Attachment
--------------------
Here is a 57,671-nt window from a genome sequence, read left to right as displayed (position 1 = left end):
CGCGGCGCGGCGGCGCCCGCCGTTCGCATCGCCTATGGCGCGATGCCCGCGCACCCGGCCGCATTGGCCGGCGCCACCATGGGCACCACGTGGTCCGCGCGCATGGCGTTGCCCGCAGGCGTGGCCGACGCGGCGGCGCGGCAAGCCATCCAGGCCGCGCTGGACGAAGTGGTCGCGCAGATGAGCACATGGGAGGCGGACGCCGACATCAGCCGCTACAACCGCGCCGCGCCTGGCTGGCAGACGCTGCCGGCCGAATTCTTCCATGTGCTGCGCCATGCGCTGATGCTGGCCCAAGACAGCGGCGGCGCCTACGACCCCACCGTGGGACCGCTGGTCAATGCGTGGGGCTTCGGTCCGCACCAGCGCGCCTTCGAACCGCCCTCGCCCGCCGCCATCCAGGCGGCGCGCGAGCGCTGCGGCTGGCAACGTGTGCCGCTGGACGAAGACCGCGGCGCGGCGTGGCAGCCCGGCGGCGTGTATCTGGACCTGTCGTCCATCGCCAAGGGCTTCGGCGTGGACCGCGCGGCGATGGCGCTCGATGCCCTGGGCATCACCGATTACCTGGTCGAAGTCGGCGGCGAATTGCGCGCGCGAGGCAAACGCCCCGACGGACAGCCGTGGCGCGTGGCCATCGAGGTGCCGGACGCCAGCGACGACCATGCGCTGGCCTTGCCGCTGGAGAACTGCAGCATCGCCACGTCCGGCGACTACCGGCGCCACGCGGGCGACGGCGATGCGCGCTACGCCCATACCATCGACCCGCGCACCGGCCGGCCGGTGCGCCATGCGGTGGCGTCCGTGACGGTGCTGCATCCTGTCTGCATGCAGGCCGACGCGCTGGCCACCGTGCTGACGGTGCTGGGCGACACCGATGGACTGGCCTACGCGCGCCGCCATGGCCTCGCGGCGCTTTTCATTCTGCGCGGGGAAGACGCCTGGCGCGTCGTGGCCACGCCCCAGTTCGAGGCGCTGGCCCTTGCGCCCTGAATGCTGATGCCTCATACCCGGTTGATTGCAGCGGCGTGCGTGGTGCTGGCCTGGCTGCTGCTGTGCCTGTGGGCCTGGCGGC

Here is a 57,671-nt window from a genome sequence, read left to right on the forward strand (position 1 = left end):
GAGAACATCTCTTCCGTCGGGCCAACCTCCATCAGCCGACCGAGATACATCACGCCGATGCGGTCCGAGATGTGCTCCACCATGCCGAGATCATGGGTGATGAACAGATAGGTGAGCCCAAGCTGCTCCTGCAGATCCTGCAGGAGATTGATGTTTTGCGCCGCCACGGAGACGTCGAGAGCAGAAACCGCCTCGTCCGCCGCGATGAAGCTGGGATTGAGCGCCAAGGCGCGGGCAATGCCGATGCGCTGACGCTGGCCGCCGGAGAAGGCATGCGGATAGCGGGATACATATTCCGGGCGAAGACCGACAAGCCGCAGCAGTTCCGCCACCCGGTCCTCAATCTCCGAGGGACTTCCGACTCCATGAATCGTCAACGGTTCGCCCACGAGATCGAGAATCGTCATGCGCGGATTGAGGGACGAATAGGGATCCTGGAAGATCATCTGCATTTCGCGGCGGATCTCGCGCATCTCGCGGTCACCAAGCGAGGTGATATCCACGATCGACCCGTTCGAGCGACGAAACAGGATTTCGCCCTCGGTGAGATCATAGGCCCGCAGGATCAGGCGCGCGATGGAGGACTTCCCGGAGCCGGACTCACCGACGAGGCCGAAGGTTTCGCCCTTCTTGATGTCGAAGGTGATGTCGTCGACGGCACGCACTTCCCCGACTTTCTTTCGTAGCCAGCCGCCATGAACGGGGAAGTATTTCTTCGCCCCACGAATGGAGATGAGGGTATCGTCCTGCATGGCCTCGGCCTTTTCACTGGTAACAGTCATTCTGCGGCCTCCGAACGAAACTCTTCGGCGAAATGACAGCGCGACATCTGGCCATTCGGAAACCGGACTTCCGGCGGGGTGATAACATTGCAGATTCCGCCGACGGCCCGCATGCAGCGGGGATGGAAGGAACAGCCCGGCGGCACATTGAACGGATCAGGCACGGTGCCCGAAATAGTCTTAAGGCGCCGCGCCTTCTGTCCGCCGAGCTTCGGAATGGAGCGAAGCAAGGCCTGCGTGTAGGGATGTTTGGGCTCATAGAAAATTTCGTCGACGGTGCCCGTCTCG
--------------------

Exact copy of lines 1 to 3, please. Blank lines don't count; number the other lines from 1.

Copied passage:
Here is a 57,671-nt window from a genome sequence, read left to right as displayed (position 1 = left end):
CGCGGCGCGGCGGCGCCCGCCGTTCGCATCGCCTATGGCGCGATGCCCGCGCACCCGGCCGCATTGGCCGGCGCCACCATGGGCACCACGTGGTCCGCGCGCATGGCGTTGCCCGCAGGCGTGGCCGACGCGGCGGCGCGGCAAGCCATCCAGGCCGCGCTGGACGAAGTGGTCGCGCAGATGAGCACATGGGAGGCGGACGCCGACATCAGCCGCTACAACCGCGCCGCGCCTGGCTGGCAGACGCTGCCGGCCGAATTCTTCCATGTGCTGCGCCATGCGCTGATGCTGGCCCAAGACAGCGGCGGCGCCTACGACCCCACCGTGGGACCGCTGGTCAATGCGTGGGGCTTCGGTCCGCACCAGCGCGCCTTCGAACCGCCCTCGCCCGCCGCCATCCAGGCGGCGCGCGAGCGCTGCGGCTGGCAACGTGTGCCGCTGGACGAAGACCGCGGCGCGGCGTGGCAGCCCGGCGGCGTGTATCTGGACCTGTCGTCCATCGCCAAGGGCTTCGGCGTGGACCGCGCGGCGATGGCGCTCGATGCCCTGGGCATCACCGATTACCTGGTCGAAGTCGGCGGCGAATTGCGCGCGCGAGGCAAACGCCCCGACGGACAGCCGTGGCGCGTGGCCATCGAGGTGCCGGACGCCAGCGACGACCATGCGCTGGCCTTGCCGCTGGAGAACTGCAGCATCGCCACGTCCGGCGACTACCGGCGCCACGCGGGCGACGGCGATGCGCGCTACGCCCATACCATCGACCCGCGCACCGGCCGGCCGGTGCGCCATGCGGTGGCGTCCGTGACGGTGCTGCATCCTGTCTGCATGCAGGCCGACGCGCTGGCCACCGTGCTGACGGTGCTGGGCGACACCGATGGACTGGCCTACGCGCGCCGCCATGGCCTCGCGGCGCTTTTCATTCTGCGCGGGGAAGACGCCTGGCGCGTCGTGGCCACGCCCCAGTTCGAGGCGCTGGCCCTTGCGCCCTGAATGCTGATGCCTCATACCCGGTTGATTGCAGCGGCGTGCGTGGTGCTGGCCTGGCTGCTGCTGTGCCTGTGGGCCTGGCGGC

Here is a 57,671-nt window from a genome sequence, read left to right on the forward strand (position 1 = left end):